We’re all familiar with the idea that dogs only see in black and white, but what about cats? Cats are apex predators, so it would only make sense that they’d have a fantastic sense of eyesight. We know that cats can see in low light environments, so it seems like they’d be able to see some colors to help them differentiate between objects in that type of environment. If you’ve ever wondered if cats can see color, and if they can, what colors cats can see?
Do Cats See Color?
If you remember back to your middle school science class, you learned about the rods and cones within the eye that determine different parts of vision. Cones are responsible for color vision, and different cones are responsible for seeing red, yellow, and green shades. Cats, dogs, and humans all have the cones responsible for all three colors. What this means is that cats (and dogs!) can see color. It also means that cats can see the same colors that humans can see.
What’s the Difference in Cats’ and Humans’ Vision?
That is the real question. If cats can see the same colors that humans can see, that means the color vision is the same, right? Well, not exactly. Humans have approximately 10 times more cones in their eyes than cats do. What this means is that cats can pretty much see the same colors as humans, but humans can see a broader range of colors. The way that cats see colors is considered relatively comparable to how different types of colorblindness appear in humans. For example, scientists believe that cats see reds as shades of green and purples as shades of blue.
For perspective, think of the range of red you can see. You can see everything from the softest pastel yellow to the darkest mustard yellow. Your cat, on the other hand, is more likely to see a smaller, duller yellow range. While you can see tiny differences between similar shades of the same color, your cat is not likely to be able to see the difference. Imagine if you were viewing the world with duller colors, almost like viewing things on a dreary day, and that likely gives you an idea of how your cat sees the world.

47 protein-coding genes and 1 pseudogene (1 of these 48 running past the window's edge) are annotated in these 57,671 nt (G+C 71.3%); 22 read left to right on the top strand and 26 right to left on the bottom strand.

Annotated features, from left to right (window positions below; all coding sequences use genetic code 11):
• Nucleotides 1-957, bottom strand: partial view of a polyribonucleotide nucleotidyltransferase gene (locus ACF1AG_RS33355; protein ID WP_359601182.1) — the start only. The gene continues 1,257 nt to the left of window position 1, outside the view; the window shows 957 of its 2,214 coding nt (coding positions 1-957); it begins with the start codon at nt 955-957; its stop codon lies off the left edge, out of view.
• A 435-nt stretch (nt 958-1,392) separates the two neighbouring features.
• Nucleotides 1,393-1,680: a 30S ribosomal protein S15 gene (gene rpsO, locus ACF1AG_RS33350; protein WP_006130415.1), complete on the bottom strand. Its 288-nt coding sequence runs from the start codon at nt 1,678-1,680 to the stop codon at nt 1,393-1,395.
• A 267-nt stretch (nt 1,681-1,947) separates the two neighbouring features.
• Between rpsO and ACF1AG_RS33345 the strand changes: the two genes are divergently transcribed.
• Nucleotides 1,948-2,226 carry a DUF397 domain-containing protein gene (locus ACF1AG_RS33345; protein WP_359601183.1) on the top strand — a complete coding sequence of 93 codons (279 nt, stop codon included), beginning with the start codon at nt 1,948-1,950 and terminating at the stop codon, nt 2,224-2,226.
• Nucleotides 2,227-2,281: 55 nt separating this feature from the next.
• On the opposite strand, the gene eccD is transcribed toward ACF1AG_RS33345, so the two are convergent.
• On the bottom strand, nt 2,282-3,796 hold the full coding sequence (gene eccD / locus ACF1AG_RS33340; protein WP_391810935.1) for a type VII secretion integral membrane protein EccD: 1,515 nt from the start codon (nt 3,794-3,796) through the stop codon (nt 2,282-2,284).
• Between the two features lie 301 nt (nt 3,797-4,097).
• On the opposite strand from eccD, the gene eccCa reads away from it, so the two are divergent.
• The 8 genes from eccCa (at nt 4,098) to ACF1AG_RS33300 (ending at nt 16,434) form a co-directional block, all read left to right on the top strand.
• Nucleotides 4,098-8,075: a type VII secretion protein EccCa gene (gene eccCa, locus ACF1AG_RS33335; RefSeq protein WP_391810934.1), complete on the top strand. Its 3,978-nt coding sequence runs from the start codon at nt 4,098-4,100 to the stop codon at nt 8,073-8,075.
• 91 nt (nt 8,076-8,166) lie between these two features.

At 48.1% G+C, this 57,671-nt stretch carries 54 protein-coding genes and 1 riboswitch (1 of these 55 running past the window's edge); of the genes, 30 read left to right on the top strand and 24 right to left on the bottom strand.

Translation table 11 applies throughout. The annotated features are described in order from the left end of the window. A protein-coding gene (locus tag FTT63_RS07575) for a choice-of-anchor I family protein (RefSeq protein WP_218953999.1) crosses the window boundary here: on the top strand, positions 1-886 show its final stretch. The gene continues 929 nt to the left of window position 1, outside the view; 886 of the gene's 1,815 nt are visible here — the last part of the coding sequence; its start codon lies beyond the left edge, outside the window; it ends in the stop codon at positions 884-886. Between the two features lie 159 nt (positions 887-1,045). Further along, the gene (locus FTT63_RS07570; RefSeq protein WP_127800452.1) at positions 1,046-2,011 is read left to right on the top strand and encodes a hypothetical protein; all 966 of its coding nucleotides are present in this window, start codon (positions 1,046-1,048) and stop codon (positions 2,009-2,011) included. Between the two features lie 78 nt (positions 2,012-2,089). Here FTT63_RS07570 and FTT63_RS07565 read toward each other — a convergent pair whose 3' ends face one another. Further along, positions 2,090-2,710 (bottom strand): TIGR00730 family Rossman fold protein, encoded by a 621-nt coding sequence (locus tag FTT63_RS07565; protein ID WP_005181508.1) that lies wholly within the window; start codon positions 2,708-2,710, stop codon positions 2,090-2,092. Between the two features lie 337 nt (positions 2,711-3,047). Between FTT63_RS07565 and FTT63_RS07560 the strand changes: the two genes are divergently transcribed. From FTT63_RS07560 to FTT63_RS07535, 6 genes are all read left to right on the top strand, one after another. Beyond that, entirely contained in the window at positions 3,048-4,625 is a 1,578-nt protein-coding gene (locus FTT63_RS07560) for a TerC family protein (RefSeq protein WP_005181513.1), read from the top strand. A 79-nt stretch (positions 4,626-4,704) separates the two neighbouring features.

It’s also worth noting that humans have significantly better distance vision than cats do. The baseline for human vision is 20/20, which means that someone can see something at 20 feet away that the average person sees at 20 feet away. Cats, on the other hand, have a visual acuity between 20/100 to 20/200. This means that what your cat can see at 20 feet away, you can see at 100 – 200 feet away.
How Are Cats Such Effective Hunters?
It may be surprising to learn that cats not only have less color vision than humans, but a lower visual acuity as well. How can cats be apex predators without the best vision? For one, cats have a broader range of sight than humans do. Cats have a visual field that’s around 200 degrees, which is larger than our visual field of 180 degrees, but that’s their only visual benefit over humans.
It’s important to remember that cats have much stronger senses of smell and hearing than humans. For perspective, cats’ sense of smell is around 14 times better than ours. While you walk around the house trying to decide if you caught a faint whiff of something smelly, your cat smelled it when the smell first appeared and has already identified the smell, has determined it isn’t a threat, has responded to it, and has gone back to sleep. Your cat can smell a mouse in the next room while you don’t even know there’s a mouse in the house.
Were you surprised to learn that cats don’t have great vision? Cats of all sizes are some of the top predators in the world, so clearly what they’re doing is working well for them. We rely heavily on our sense of sight, so it can be difficult for us to grasp how a top predator can get along so well with a sense of sight that is poorer than our own. Cats easily outdo us when it comes to basically all other senses, though. This makes them extremely efficient and effective hunters, and while their color vision and visual acuity is lower than ours, they have far better low light vision than we do.
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Featured Image Credit: Stanimir G.Stoev, Shutterstock